I have a 30 day dare with myself and my family not to have any extra expenses. January is our “no spending month” and I’d love for you to join me on this challenge. Read about my “why” and how I plan on implementing these no spending rules, without undue stress or resistance from my kids!
The Start of my No Spending Month
It was January 2nd and I needed to make a Target run for more whole wheat flour and canned tomatoes. I had no reason to walk through the Dollar Spot area but I did, you know, just to see what was there (I know you feel me on that, right?)
Into my cart went stickers ($1 – for the students I teach at the rec center), Valentines ($3 – for my preschooler) and a Day planner ($3 – for my husband, who’d mentioned wanting one). Then I remembered that the dish soap had run out so I grabbed a refill bottle ($3.99).
Almost eleven dollars spent. Sure, that’s not much. But in hindsight, it wasn’t anything I needed to buy. I already have stickers I could use for my students, I didn’t need to buy more but they were cute and “cheap”. Valentines Day is still a bit of time away and I actually could probably print them myself at home. The dish soap wasn’t really needed. I have multi-purpose soap concentrate that we bought in bulk that can be used as dish soap. And my husband said he didn’t really need the paper day planner after all, he’s going to use a free app on his phone.
If I took a more serious look at my budget I just know that there are more ways I could be cutting back; I know there are extra expenses I’m making that don’t really need to be made! I’ve decided to make January my “No Spending Month” and intend to go at least 30 days without extra expenses.
What are “Extra Expenses”?
Extra expenses mean different things to different people. Perhaps for you it’s skipping the coffee shop and making your morning brew at home. Maybe it’s brown bagging lunch to work or not buying any clothes for the month. Or eschewing entertainment costs for at-home family fun.
For us, eliminating extra expenses means-
- Not eating out
- No frivolous food purchases, including chips/crackers, dessert items and alcohol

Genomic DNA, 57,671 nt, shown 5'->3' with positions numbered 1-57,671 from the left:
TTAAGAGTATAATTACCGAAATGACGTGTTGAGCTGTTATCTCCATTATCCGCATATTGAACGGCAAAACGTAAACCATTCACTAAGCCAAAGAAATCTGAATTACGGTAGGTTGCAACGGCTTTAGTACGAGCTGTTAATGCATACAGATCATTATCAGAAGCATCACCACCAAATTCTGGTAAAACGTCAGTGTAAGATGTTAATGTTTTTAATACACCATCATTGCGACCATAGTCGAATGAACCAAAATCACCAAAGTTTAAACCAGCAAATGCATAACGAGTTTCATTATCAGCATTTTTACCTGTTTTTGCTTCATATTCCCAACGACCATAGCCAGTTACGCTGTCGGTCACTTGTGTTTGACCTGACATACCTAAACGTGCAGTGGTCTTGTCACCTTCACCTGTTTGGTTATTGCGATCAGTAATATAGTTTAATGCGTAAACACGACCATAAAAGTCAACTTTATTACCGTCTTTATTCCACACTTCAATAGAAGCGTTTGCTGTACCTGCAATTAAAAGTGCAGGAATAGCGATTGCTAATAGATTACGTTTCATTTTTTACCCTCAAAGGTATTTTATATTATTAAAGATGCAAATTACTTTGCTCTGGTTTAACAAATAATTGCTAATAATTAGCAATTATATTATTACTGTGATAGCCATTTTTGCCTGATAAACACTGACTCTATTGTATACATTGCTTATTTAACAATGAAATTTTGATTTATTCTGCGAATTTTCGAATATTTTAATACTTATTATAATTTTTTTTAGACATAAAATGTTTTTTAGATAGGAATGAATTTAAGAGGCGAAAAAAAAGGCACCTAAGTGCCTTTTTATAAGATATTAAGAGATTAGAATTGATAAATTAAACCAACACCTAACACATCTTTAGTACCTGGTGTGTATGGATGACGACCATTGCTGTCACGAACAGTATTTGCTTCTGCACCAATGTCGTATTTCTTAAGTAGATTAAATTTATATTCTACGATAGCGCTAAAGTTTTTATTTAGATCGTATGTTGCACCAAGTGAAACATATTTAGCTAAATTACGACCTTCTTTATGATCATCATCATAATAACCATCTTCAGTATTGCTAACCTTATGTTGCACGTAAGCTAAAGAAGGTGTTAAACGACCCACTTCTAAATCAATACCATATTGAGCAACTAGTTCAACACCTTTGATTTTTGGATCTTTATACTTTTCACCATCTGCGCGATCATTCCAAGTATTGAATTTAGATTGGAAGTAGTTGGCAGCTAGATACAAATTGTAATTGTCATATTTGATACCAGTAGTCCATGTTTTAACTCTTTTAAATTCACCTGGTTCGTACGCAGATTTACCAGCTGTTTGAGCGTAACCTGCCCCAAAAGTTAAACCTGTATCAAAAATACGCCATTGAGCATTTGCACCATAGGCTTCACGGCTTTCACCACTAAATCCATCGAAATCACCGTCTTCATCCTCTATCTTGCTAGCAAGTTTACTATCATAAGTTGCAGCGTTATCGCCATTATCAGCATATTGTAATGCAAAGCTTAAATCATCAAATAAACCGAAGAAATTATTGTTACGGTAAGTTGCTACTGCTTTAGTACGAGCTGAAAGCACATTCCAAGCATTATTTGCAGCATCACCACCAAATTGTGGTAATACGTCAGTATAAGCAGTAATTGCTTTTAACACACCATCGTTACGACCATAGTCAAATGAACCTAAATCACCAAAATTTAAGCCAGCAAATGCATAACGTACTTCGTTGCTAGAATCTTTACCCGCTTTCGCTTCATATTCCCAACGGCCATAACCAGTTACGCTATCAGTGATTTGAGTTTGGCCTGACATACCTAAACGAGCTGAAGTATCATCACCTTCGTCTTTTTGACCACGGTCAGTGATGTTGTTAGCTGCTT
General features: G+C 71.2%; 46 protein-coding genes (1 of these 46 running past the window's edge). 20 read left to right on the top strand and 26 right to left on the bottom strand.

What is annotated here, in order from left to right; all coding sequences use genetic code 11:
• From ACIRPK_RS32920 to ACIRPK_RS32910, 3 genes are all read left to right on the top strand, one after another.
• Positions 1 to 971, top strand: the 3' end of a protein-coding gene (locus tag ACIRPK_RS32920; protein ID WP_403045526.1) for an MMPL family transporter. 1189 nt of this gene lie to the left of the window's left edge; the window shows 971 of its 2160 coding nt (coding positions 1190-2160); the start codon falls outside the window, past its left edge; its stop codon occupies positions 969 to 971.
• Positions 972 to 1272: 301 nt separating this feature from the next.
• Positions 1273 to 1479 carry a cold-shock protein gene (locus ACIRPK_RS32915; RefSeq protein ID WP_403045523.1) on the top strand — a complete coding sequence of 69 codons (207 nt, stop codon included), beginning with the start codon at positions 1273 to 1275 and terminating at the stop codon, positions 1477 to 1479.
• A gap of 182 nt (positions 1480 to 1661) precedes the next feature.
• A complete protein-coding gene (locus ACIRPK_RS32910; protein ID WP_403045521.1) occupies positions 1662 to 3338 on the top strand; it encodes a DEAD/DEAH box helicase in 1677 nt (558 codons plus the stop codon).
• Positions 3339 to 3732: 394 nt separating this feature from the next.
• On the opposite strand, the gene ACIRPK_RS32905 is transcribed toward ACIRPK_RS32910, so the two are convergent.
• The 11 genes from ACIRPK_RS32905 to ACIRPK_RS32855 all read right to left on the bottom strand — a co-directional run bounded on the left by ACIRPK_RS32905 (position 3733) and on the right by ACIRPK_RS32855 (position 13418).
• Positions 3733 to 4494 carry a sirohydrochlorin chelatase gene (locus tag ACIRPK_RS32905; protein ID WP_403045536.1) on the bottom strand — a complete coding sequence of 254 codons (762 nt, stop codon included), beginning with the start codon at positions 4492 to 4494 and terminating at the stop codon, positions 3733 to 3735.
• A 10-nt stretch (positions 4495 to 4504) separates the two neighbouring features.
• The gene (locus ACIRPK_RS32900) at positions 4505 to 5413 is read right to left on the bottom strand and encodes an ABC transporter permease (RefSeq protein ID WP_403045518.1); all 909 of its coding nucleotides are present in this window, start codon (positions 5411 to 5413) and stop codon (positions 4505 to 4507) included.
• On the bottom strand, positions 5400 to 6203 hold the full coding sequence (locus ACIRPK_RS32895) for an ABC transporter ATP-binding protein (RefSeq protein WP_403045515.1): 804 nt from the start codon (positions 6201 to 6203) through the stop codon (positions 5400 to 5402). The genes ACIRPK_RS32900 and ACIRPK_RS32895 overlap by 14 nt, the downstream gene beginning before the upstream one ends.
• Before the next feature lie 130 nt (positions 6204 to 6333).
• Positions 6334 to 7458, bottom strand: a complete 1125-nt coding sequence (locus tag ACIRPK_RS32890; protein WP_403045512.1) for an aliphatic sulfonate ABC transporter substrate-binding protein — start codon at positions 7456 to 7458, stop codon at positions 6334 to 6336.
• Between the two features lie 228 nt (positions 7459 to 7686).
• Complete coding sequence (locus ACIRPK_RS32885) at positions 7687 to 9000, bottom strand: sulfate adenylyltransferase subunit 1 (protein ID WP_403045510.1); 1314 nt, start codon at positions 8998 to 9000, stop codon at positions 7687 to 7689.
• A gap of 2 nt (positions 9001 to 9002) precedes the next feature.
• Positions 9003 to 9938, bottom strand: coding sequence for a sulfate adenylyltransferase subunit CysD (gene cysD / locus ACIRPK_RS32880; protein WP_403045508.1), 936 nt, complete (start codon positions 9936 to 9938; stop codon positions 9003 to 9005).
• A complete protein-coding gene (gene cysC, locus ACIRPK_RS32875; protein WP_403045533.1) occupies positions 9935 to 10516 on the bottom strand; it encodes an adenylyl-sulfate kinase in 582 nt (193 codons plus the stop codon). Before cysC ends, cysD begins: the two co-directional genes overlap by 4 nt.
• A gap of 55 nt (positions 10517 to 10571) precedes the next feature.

- Nothing that we don’t imperatively need or require to run our family or home.
What are your “No Extra Expenses” rules? Write them down to make them real and do your best to stick to it for at least 30 days.
Discuss it as a Family
Everyone will need to be on board to accomplish getting through 30 days without extra expenses. Talk about your plan with the kids so they’ll know what to expect. If they’re used to spending money out on the weekends or dinner in a restaurant a few times a week, they’ll need to see and hear why you’re making changes in the usual routine.
However saving money doesn’t have to be a downer and here’s a story to reiterate that. Once in a while I take my preschooler out to lunch, just the two of us as a special treat. Those “special treats” are usually only twice a month but with the average cost around $15 a visit, that’s $30 I could be saving! Today when I picked him up, he asked if we could go to lunch in a restaurant and I had to tell him no, that we aren’t doing extra spending this month.
However I want to make saving money a positive thing for thing, so I told him we could still do something special. When we got home, we made pizza together for lunch. It cost me about $1.50 in groceries (that I already had at home) and it was still a special treat for just the two of us!
Why are Your Doing it?
In essence, why are you making this change to eliminate extra expenses? Your reason might be different from your spouse, and even your children.
- Do you feel like you’re overspending?
- Do you have too much unnecessary stuff in the house?
- Are you an impulse buyer and need to rein it in?
- Do you want to save up extra money for something specific?
Consider the Cut-Back First
If your family is accustomed to movies, date nights, dinners and shopping every weekend and you’re planning a nix to all of it, a drastic change in the usual plans may be a shock to them! Perhaps consider a cut back for 30 days first before completely cutting things out.
If you’re used to eating lunch out every day, cut back and only indulge in one or two lunches out and pack your lunch for the other days. If you always purchase concessions at the movies, still go see a film but have a snack at home first. When you’re ready to cut back further, skip movies in the theater and watch them only when they come out on DVD.
Fun Stuff Already in the Plans
What is you already have something planned during the 30 days? Use good judgement and don’t outright cancel your fun plans. If you’re going to a birthday party it would be okay to purchase a gift rather than showing up empty handed.
What About Entertainment?
We’ve slowly eliminated most costly entertainment over the years so it won’t be much of an affect for my kids during the 30 days of no extra expenses. We eat at home before we go somewhere or pack a lunch and snacks to take with us so we aren’t tempted to eat out when hunger strikes.
We choose free things around town to do, usually something that gets us up and moving. We’ll take the soccer or basketball to the park or we’ll set out on foot to explore a trail. We can usually find a family movie on Netflix or we pull out one of our tried-and-true DVDs to watch in the evening.
What Will We Do With the Extra Money?
As usual, I’m saving up for travel”! Hoping to be able to take my kids to a conference at Walt Disney World this year and airfare is over-the-top expensive for all of us. But $11 saved here and there really can add up! My goal is to save $200 a month for the next 4 months to get the airfare costs covered.